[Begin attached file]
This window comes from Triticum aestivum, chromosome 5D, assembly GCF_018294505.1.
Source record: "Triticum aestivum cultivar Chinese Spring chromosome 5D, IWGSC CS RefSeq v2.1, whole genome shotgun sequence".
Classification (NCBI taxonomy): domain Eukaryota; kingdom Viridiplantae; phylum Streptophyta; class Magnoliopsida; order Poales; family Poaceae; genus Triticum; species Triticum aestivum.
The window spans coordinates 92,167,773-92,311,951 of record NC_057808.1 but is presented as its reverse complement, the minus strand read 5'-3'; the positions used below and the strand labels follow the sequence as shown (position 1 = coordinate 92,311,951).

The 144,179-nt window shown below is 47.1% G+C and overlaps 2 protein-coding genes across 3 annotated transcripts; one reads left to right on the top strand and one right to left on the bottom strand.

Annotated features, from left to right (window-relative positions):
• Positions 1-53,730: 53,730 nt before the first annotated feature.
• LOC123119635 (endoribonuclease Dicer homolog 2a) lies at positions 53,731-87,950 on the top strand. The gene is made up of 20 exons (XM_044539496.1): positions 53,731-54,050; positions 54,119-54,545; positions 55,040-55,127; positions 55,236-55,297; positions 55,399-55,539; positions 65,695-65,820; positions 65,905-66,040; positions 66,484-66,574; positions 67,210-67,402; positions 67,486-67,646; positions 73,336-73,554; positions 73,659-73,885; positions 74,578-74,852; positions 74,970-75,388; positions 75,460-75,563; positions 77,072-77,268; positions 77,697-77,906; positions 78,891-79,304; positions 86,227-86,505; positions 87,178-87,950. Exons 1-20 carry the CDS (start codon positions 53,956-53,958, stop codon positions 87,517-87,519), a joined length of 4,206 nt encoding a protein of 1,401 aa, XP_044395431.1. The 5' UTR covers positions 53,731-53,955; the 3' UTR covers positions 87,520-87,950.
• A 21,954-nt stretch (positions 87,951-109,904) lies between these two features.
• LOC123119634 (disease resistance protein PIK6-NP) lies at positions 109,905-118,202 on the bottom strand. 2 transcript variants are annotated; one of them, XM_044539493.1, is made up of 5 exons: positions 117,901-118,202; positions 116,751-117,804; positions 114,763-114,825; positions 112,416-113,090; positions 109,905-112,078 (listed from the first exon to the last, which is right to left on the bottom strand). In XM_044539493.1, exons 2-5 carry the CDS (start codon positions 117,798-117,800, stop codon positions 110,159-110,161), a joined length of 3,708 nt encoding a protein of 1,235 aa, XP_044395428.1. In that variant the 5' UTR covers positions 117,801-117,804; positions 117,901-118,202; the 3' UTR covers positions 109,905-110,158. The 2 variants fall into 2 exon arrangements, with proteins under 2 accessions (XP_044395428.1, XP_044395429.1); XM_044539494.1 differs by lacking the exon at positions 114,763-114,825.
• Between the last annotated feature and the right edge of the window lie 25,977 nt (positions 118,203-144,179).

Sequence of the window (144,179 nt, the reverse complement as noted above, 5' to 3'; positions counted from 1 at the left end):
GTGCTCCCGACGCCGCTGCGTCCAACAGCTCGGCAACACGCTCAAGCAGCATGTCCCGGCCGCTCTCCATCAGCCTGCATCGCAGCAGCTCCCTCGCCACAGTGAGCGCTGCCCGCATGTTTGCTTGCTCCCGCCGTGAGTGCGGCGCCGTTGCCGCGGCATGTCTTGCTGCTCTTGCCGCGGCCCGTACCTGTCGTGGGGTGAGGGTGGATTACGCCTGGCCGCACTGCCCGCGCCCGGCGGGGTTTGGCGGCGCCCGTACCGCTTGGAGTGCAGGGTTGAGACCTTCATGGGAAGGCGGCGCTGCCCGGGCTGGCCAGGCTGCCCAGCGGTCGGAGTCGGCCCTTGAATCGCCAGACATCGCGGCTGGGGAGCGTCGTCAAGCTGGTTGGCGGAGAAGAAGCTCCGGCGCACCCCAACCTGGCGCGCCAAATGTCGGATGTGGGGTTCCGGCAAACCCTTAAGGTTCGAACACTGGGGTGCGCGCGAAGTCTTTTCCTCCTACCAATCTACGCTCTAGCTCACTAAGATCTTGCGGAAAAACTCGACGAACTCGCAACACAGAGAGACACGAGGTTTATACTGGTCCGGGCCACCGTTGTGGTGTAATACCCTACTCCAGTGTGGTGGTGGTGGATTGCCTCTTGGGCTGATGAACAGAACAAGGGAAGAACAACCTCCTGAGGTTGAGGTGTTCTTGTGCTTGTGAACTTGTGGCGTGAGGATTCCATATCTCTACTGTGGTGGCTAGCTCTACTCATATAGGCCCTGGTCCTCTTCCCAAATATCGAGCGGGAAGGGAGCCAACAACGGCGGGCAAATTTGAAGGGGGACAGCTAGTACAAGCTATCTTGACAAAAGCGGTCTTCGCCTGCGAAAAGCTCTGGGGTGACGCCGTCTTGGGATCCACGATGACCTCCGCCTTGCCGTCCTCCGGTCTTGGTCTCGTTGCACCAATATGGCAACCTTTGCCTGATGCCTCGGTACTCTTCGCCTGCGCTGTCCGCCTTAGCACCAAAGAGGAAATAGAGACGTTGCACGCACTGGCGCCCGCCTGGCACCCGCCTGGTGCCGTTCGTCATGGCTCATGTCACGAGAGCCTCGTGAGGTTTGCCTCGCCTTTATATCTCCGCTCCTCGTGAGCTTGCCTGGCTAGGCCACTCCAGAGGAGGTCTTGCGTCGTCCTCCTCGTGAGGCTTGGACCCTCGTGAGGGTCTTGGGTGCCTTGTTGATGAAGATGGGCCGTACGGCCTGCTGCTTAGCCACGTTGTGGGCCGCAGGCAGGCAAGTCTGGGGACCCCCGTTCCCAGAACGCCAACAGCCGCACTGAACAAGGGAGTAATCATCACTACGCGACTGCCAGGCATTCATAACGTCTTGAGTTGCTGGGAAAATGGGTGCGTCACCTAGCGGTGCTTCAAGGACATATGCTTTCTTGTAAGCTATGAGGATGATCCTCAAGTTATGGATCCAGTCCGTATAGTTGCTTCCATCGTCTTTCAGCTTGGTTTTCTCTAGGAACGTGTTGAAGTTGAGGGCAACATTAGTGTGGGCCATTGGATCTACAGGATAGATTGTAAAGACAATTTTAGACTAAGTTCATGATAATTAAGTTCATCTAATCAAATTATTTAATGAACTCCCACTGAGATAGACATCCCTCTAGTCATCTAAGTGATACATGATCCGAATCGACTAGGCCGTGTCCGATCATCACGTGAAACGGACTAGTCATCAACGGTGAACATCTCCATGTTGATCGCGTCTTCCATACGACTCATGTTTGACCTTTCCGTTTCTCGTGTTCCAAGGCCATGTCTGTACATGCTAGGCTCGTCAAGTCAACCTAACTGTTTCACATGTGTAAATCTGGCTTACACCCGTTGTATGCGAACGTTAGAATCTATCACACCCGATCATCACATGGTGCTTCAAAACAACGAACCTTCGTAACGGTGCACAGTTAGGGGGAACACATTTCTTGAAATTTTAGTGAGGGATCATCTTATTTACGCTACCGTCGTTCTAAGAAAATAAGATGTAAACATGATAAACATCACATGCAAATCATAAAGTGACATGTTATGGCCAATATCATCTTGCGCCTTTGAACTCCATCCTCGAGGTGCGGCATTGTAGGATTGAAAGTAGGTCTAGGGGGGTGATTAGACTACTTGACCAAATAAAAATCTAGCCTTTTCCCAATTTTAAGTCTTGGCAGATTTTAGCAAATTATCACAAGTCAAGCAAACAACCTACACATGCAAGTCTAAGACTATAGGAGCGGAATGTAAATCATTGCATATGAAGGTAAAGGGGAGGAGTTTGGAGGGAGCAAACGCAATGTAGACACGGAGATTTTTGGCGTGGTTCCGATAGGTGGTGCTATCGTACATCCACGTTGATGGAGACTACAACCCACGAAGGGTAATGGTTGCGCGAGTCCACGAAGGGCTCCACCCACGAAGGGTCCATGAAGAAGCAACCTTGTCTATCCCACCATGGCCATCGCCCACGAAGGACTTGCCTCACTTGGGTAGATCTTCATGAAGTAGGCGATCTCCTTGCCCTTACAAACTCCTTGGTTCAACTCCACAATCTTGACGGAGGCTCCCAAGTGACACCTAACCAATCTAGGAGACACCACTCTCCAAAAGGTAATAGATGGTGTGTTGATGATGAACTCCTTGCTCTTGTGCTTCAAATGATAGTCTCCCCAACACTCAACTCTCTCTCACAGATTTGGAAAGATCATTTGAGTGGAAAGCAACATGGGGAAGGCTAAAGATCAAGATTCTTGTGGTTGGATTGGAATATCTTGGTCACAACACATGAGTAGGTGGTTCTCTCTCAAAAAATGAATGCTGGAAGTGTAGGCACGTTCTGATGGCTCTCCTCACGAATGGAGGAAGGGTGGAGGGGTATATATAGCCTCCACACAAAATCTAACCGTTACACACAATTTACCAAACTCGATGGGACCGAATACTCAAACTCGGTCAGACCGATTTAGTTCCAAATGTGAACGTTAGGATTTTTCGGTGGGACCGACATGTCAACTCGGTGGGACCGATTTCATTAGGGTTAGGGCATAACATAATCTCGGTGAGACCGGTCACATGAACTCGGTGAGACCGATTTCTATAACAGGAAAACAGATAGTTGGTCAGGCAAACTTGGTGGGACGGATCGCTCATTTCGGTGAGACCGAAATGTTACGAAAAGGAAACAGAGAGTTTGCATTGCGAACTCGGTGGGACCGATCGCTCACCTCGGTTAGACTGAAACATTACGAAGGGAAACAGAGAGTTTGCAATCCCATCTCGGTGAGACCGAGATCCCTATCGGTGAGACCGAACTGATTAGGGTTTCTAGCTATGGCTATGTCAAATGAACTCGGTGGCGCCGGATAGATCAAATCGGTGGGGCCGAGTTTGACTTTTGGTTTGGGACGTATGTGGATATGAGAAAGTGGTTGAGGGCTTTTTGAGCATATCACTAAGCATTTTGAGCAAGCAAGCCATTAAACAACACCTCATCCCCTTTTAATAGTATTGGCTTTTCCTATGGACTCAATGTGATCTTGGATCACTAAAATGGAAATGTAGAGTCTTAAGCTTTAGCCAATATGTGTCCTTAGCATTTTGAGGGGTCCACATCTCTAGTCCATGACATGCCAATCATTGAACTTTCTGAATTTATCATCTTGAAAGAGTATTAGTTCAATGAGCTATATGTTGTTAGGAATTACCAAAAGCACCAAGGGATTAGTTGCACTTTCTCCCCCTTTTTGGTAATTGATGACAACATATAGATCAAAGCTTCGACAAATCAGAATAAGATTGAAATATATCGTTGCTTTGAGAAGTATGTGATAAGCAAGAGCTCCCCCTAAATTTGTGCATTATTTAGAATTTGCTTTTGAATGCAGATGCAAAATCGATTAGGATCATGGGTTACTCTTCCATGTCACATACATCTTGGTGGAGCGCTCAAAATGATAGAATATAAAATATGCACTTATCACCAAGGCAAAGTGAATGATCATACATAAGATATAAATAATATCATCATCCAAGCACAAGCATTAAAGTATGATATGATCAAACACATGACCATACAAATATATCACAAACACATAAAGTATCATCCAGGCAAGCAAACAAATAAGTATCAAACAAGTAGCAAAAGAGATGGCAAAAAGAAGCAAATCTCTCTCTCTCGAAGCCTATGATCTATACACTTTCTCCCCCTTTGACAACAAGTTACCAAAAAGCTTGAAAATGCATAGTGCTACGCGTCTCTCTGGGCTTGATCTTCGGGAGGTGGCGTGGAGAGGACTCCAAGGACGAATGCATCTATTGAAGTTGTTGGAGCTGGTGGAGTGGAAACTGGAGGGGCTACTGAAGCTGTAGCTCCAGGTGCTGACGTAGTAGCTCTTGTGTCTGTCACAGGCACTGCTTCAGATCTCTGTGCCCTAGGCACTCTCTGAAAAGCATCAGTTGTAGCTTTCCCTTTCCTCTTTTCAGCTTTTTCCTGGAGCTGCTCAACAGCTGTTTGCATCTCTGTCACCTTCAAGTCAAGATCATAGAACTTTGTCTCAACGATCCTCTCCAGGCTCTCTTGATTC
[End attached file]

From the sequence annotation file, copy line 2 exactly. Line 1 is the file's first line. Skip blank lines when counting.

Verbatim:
Source record: "Triticum aestivum cultivar Chinese Spring chromosome 5D, IWGSC CS RefSeq v2.1, whole genome shotgun sequence".